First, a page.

“You got any detox tabs in that bag, Commander?” she asked, “If I have to, I’ll play the damsel in distress to get one.”
He opened the satchel, rising from his seat as he did so. Atopia took in the view as he bent over to rummage in the bag for a moment before producing a tablet for her along with a small bottle of water. He smiled as he handed them over to her with a nod.
She gratefully washed down the pill, taking a deep breath afterward and closing her eyes. After a moment, the familiar heartburn signaled the pill taking action. “Great,” she muttered, “now I’ll need something to eat to make the burn go away.”
Something rattled in front of her face. She opened her eyes to see the Commander offering a pair of crackers wrapped in clear plastic to her. She took them, tore the wrapping off and started munching the first. “Are you always this prepared for a girl in need,” she asked, “or am I a special case?”
He sat back down, choosing a chair that was next to hers. “The Moot is a special case,” he replied. “You aren’t the only noble in town that has problems finding the happy medium between being a social drinker and being intoxicated.”
“So this isn’t your first Moot,” Atopia said with a sigh.
“On the contrary,” he said, “it is. I was here for the last one, but only to get acclaimed, so I wasn’t a participant.”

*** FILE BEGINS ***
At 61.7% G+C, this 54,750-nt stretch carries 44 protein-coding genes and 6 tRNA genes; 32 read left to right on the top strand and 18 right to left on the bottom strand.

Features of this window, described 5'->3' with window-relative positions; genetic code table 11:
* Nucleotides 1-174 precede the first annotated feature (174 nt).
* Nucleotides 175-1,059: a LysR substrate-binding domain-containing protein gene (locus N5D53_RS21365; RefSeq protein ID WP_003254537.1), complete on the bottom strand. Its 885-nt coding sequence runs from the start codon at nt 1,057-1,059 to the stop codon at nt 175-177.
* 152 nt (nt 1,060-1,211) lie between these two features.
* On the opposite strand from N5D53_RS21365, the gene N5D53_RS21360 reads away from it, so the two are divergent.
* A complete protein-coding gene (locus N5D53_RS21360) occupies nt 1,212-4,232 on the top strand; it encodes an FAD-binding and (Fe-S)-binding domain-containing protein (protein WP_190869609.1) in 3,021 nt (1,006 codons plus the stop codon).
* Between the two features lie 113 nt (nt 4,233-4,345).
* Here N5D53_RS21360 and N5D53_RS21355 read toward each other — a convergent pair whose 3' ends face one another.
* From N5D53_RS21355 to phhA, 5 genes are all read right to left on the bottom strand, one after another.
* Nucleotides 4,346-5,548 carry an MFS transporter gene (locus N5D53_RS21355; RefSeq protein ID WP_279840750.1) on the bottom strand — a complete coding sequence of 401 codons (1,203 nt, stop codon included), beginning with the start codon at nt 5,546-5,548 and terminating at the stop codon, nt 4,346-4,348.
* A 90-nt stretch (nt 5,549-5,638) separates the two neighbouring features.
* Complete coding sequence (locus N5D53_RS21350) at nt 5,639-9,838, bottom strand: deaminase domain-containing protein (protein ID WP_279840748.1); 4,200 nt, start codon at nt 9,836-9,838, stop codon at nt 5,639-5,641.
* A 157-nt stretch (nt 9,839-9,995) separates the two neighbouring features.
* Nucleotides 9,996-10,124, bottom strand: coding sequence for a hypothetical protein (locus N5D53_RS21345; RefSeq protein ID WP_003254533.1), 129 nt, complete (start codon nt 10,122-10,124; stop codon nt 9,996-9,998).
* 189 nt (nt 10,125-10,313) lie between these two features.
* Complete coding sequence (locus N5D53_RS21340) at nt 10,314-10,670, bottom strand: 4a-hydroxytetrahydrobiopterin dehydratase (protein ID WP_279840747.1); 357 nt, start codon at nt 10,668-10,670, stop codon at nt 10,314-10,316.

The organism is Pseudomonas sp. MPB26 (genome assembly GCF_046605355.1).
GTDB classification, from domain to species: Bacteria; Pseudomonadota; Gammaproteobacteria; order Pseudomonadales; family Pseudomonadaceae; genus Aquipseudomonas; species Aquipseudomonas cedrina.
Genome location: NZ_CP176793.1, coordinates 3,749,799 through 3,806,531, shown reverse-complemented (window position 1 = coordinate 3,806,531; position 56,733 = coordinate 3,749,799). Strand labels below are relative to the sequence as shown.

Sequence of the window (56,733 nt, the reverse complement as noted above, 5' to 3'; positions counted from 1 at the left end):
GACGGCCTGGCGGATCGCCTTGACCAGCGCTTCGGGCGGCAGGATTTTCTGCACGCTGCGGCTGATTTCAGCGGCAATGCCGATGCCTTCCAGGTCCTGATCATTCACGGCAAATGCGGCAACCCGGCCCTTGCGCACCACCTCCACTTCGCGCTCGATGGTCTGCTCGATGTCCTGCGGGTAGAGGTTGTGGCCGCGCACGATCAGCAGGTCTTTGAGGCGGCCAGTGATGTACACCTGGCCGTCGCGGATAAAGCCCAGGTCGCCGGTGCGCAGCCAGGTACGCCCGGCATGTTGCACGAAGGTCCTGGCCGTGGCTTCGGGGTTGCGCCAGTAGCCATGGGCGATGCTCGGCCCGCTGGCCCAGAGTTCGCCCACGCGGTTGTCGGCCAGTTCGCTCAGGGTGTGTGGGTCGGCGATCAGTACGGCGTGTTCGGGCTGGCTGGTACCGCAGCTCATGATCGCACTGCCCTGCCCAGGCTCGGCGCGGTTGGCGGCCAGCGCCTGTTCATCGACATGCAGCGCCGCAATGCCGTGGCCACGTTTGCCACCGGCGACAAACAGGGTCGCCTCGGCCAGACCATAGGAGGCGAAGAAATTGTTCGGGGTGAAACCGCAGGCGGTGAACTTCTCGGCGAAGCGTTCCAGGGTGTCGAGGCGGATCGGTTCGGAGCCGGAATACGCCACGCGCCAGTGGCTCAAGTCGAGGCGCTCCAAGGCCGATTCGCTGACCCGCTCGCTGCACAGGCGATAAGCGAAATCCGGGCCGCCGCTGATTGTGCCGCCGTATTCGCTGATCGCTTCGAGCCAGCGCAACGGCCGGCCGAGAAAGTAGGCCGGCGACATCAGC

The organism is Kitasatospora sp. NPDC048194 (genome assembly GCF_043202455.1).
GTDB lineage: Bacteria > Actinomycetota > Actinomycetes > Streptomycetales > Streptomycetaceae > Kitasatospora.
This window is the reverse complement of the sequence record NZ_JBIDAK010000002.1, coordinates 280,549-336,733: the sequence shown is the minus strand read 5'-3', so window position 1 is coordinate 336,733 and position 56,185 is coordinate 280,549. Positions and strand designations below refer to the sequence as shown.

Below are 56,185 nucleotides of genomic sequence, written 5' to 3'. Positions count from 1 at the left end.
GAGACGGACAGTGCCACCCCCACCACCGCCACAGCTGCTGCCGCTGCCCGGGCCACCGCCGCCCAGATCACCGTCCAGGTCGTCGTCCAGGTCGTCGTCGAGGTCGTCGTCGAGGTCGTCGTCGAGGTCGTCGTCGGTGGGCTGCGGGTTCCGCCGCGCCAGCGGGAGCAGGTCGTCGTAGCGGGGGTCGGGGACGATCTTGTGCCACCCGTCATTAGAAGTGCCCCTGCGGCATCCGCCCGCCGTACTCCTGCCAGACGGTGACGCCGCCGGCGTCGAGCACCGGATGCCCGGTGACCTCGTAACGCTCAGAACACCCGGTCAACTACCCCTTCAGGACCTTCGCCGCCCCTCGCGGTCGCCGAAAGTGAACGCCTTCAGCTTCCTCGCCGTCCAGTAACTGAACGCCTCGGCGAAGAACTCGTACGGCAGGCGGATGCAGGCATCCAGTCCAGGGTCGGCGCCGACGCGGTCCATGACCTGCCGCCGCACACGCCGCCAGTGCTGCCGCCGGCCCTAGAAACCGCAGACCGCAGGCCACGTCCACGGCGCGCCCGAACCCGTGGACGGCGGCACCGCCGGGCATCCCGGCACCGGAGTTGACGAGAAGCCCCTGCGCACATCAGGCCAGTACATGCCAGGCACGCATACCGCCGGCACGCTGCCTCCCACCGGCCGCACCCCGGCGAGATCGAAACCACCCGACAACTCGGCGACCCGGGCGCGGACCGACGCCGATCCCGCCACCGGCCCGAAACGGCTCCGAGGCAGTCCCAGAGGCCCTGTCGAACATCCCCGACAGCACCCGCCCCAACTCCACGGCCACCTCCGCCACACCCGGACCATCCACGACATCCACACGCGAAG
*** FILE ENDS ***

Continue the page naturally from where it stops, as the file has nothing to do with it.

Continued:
“I don’t remember you,” Atopia said. “But then, I was still in the process of mustering out of the Navy as well as keeping tabs on the Moot.”
“You do seem to keep yourself busy,” he said with a smile. “I can see why Baronet Yunni admires you so. I may have to start a fan club.”
Atopia chuckled a bit at that. “You obviously know who I am,” she said, “So who are you?”
He offered a hand to shake. “Sir Winston Blakely, M.D., Your Ladyship,” he said as she grasped his hand. “Formerly of the Imperial Navy, but I’ve spent the last year and a half on Kiewa, as part of the Imperial Humanitarian Mission there. Thank you for your support in extending that mission, by the way.”
“You’re welcome,” she said as she flagged down a waiter bearing a tray of glasses. “How are things going on Kiewa these days?”
“Considerably better now that the Globiovirus Gamma outbreak has been contained,” he said as he plucked a lowball glass containing three fingers of the arcology’s most famous product. “I’ve already thanked Sir Onnab Sarak and the people of Karakesh for their prompt charity last year. I believe I owe you a debt of gratitude for delivering it to us.”
“Can’t accept it, I’m afraid,” replied Atopia as she took a tall glass of sparkling water from the waiter’s tray and nodded politely to him. “Sir Onnab paid me quite well to express that shipment, though I still contribute to the Kiewa Humanitarian Fund on a regular basis – among several others.”